Putting aside images and memories of this epic comedic moment, alongside its other slice of comedy gold and, of course, the source material, Stela from SkyBox Labs is a moving work of art. As a game, it covers the bare minimum in terms of gameplay, but what’s there is challenging and expertly crafted. Long has our industry butted heads with outsiders (and even inside naysayers) about “games as art”, but with games like The Misadventures of P.B. Winterbottom, Limbo, Inside and the most recent side-scrolling gem, Ori and the Will of the Wisps, arguing against “games as art” is going to start making said peeps look kind of *ignorant*, for lack of a better way to put it.
What elevates Stela among so many incredible games of the modern design age is that it follows a “less is more” attitude around gameplay, but this is amplified by one of the best scores I’ve heard in a videogame before, and a cinematic approach to key moments, reveals, set-pieces and deeper environmental storytelling, that fills in the many blanks you’ll have as you press right on your controller, or D on your keyboard. The difficulty spikes are subtle, but exist, and each time our Episode IV Princess Leia look alike, presumably “Stela”, dies from a Shadow, a Beast, bugs, bats or falls to her death or is crushed by a piece of the environment.
"This is how I imagine Éric Chahi’s Another World would look and play if made today..."
Like so many side-scrolling platformers in the modern age, it’s hard not to marvel at how the devs built out this mysterious world. In many ways, this is how I imagine Éric Chahi’s Another World would look and play if made today, and not almost 30 years ago (it’ll be 30 years-old next year). Most environmental puzzles are necessary for progression, and there’s some similarity between mechanisms, such as pulling a lever to move an item to gain access to a higher place, but there are also secrets strewn about the place rewarded to players with a knack for trying get off the so-called “beaten track”. At the end of the game you’ll see how many you managed to find among all available, while your listed Achievements reveals a number of challenges players can partake in for bragging rights, such as finishing the game within 90 minutes, or finishing it without dying.
From a narrative perspective, like Inside, there’s not a lot explained here. You’re in an odd place, in an odd world. It has set-pieces that hint at war and mass exodus. There are ancient things and ancient structures. It’s not Kansas, that’s for sure, but it feels familiar. To give you a visual and tonal perspective, Stela wouldn’t be out of place as an in-game ‘trip’ in Remedy’s Control. And it’s as confidently built as that game, despite the two being so far apart from a genre and design perspective, but they kind of maintain similarities where mystery and curiosity are concerned. Call me weird for suggesting one relates to the other, but they *kind of* do.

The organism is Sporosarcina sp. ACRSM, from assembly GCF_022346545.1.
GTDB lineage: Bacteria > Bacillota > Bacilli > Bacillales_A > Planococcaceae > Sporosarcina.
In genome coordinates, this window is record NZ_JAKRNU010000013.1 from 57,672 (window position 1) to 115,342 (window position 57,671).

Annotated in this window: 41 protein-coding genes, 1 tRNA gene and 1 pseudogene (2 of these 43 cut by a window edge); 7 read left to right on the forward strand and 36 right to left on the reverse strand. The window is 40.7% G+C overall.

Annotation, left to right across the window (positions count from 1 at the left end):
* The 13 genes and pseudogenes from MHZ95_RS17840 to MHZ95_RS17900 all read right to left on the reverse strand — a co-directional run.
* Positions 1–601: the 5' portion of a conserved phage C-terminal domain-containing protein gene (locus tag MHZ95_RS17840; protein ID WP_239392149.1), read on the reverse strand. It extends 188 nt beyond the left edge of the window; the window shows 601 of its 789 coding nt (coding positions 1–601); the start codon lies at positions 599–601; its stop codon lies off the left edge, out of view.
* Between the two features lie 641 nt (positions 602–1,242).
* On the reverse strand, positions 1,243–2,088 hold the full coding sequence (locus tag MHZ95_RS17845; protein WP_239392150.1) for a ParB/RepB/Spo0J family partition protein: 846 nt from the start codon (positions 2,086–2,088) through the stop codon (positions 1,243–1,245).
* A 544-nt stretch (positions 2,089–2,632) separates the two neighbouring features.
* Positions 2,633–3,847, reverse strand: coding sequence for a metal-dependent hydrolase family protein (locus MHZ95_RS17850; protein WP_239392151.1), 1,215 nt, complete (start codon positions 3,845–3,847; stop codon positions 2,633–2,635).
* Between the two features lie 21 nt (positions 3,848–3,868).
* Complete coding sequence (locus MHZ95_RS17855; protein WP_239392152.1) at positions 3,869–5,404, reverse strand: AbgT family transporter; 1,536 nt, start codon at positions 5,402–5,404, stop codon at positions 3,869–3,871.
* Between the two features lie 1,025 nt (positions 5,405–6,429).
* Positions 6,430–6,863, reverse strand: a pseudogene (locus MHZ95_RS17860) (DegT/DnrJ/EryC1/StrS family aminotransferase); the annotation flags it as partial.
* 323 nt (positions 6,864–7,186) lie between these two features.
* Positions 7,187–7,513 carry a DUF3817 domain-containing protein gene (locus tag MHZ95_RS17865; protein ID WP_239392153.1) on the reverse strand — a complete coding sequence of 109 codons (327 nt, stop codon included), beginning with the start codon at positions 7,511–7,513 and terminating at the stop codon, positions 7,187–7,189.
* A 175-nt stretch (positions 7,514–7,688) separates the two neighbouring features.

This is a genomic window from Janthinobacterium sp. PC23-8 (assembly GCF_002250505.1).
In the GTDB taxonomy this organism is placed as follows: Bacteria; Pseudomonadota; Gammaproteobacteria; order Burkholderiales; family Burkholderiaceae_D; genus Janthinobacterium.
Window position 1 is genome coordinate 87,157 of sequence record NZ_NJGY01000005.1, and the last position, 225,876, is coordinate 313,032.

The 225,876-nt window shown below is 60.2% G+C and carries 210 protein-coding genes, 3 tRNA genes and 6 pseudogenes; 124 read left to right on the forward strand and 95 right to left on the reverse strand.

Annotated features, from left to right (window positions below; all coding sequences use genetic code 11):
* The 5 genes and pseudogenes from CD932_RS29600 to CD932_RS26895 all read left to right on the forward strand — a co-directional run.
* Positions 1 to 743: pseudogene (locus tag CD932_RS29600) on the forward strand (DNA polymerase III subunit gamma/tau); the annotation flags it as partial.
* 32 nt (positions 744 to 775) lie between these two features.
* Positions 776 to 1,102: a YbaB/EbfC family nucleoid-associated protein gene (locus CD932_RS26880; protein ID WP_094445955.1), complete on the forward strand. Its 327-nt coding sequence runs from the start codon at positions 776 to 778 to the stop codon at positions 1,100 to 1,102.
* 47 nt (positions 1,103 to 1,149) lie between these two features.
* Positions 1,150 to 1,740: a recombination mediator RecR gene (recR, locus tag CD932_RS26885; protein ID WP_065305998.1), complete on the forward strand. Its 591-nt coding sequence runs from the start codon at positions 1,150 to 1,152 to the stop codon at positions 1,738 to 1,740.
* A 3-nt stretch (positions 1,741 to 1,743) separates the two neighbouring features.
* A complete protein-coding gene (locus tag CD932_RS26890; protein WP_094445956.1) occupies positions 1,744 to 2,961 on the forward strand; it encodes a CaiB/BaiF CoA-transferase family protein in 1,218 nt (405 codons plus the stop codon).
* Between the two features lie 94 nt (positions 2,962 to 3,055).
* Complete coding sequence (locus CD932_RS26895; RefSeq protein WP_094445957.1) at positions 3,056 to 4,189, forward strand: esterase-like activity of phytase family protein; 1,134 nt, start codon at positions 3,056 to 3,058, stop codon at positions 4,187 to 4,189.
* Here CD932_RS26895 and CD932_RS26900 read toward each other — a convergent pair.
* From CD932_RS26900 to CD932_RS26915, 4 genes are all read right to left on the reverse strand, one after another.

"And that soundtrack I mentioned earlier crescendos in ways a lot of big budget movies wish they could. The mystery never lets up, it only amplifies and therefore drives you..."
How the game ends is spectacularly sombering, and I won’t spoil it for you, but the epic nature of the game’s build up to the final few moments feels beyond fitting, while also jarring. And that soundtrack I mentioned earlier crescendos in ways a lot of big budget movies wish they could. The mystery never lets up, it only amplifies and therefore drives you forward for more answers. Will you get them? Well, that’s for you to ascertain.
Writing reviews for games of this size is always a tough task because, ultimately, once you start pushing right of screen, that’s kind of the gameplay point. What I can end on is that you won’t be disappointed in any way shape or form with this as a complete product. Production values throughout the short journey are spectacular and you get a sense when it’s all done that this is either the beginning of something longrunning and with expansive potential, or a complete one-off experience for the ages. Again, you’ll be the judge of that when the credits roll, but such is the virtue of what SkyLabs has created and completed here.
And, equally, as mentioned earlier, there’s replay value here. If not to get that elusive Achievement then to try and make sense of the world you’ve just run through. It’s both dark and light, hopeful and savage, and all at once. Games of this nature aren’t the norm, but they’re certainly games you should be seeking out for their rarity in execution. I wouldn’t be surprised if offers for second and first-party acquisition of this fledgling studio aren’t already coming in thick and fast.
What we liked
A soundtrack for the ages
High production values in a less is more approach to game design
A fantastic mystery wrapped in a bare bones narrative that also embraces the above